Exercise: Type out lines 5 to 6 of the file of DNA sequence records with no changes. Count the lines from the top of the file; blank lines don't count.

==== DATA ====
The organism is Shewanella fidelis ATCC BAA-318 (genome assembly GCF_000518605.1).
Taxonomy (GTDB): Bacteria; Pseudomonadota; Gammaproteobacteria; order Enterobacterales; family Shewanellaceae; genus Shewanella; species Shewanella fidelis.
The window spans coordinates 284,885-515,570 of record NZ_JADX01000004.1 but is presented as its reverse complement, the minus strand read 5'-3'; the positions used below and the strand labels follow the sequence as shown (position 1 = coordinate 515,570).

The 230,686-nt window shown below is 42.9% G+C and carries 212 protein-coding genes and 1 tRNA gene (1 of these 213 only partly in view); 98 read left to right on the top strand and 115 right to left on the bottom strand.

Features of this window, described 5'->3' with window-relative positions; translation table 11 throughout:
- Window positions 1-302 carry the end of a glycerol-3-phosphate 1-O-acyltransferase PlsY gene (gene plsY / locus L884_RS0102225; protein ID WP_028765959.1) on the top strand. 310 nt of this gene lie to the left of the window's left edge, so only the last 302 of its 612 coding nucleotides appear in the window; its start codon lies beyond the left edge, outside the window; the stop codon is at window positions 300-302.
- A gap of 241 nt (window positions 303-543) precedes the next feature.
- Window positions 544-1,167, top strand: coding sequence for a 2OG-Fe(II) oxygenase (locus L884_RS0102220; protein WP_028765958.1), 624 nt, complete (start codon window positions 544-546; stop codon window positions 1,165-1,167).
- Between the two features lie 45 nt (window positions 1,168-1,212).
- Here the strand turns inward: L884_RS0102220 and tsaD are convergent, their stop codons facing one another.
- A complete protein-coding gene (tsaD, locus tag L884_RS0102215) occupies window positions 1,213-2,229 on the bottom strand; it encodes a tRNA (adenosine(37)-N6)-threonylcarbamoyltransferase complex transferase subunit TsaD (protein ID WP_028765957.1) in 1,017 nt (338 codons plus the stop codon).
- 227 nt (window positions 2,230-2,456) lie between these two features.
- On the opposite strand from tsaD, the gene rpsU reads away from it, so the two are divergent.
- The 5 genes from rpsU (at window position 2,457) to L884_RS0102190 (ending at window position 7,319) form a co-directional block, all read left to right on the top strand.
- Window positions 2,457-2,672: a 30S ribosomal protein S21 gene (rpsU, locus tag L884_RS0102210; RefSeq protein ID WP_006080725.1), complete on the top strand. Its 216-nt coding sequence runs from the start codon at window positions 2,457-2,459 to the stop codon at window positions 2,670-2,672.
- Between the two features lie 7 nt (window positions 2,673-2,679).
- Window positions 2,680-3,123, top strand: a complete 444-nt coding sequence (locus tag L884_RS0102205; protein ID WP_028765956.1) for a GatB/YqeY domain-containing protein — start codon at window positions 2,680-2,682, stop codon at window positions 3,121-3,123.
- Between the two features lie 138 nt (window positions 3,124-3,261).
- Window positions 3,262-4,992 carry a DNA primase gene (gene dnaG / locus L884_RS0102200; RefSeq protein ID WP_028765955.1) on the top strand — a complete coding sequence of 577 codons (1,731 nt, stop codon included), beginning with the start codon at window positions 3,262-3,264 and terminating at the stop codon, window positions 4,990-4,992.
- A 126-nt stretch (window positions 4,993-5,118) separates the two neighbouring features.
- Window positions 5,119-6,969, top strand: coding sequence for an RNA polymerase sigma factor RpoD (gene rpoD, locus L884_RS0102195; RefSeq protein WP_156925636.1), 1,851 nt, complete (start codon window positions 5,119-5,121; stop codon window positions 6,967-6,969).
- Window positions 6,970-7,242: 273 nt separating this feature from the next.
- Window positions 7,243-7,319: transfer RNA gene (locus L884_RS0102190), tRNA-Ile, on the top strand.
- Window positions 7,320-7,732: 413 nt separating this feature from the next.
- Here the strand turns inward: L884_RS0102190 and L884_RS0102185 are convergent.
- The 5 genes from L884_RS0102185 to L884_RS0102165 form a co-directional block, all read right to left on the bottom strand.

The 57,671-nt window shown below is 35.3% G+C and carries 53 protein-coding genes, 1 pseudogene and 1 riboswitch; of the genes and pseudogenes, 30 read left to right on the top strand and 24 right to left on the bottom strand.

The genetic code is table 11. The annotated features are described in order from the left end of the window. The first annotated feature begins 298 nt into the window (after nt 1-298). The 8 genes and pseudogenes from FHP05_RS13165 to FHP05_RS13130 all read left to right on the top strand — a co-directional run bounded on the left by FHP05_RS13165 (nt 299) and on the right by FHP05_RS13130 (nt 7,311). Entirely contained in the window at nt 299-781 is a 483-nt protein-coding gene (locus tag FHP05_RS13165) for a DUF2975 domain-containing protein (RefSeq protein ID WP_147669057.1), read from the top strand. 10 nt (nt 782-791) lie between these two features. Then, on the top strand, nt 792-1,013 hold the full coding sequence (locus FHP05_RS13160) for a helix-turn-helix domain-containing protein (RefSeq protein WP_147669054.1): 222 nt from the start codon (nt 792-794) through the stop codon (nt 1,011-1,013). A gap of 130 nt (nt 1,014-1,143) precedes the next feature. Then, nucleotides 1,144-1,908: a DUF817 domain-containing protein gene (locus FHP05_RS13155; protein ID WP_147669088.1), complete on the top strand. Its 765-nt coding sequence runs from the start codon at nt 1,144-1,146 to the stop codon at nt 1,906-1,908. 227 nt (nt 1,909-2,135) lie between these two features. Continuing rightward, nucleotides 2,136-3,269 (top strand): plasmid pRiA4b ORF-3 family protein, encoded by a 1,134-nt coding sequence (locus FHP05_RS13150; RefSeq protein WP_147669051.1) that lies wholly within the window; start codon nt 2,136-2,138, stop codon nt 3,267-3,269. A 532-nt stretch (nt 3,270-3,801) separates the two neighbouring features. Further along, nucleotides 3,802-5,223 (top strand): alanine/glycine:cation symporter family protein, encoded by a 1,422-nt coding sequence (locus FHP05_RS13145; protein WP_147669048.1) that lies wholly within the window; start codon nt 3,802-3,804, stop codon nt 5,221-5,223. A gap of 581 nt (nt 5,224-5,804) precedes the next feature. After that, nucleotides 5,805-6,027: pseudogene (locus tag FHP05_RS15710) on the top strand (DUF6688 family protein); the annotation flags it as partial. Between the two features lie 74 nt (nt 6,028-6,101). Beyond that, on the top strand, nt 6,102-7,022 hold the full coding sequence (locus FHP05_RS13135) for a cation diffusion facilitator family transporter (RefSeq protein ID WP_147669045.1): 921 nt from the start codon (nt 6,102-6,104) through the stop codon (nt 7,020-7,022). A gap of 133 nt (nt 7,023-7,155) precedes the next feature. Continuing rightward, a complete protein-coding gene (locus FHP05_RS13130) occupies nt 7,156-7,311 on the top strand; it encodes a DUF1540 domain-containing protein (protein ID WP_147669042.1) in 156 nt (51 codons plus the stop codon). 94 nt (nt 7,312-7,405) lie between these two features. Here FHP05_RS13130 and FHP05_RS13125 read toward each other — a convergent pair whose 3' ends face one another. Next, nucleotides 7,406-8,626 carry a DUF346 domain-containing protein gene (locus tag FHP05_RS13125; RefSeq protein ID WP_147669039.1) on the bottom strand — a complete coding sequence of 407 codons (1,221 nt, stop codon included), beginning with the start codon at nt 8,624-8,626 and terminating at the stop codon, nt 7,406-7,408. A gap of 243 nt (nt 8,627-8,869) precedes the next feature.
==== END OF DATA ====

Features of this window, described 5'->3' with window-relative positions; translation table 11 throughout:
- Window positions 1-302 carry the end of a glycerol-3-phosphate 1-O-acyltransferase PlsY gene (gene plsY / locus L884_RS0102225; protein ID WP_028765959.1) on the top strand. 310 nt of this gene lie to the left of the window's left edge, so only the last 302 of its 612 coding nucleotides appear in the window; its start codon lies beyond the left edge, outside the window; the stop codon is at window positions 300-302.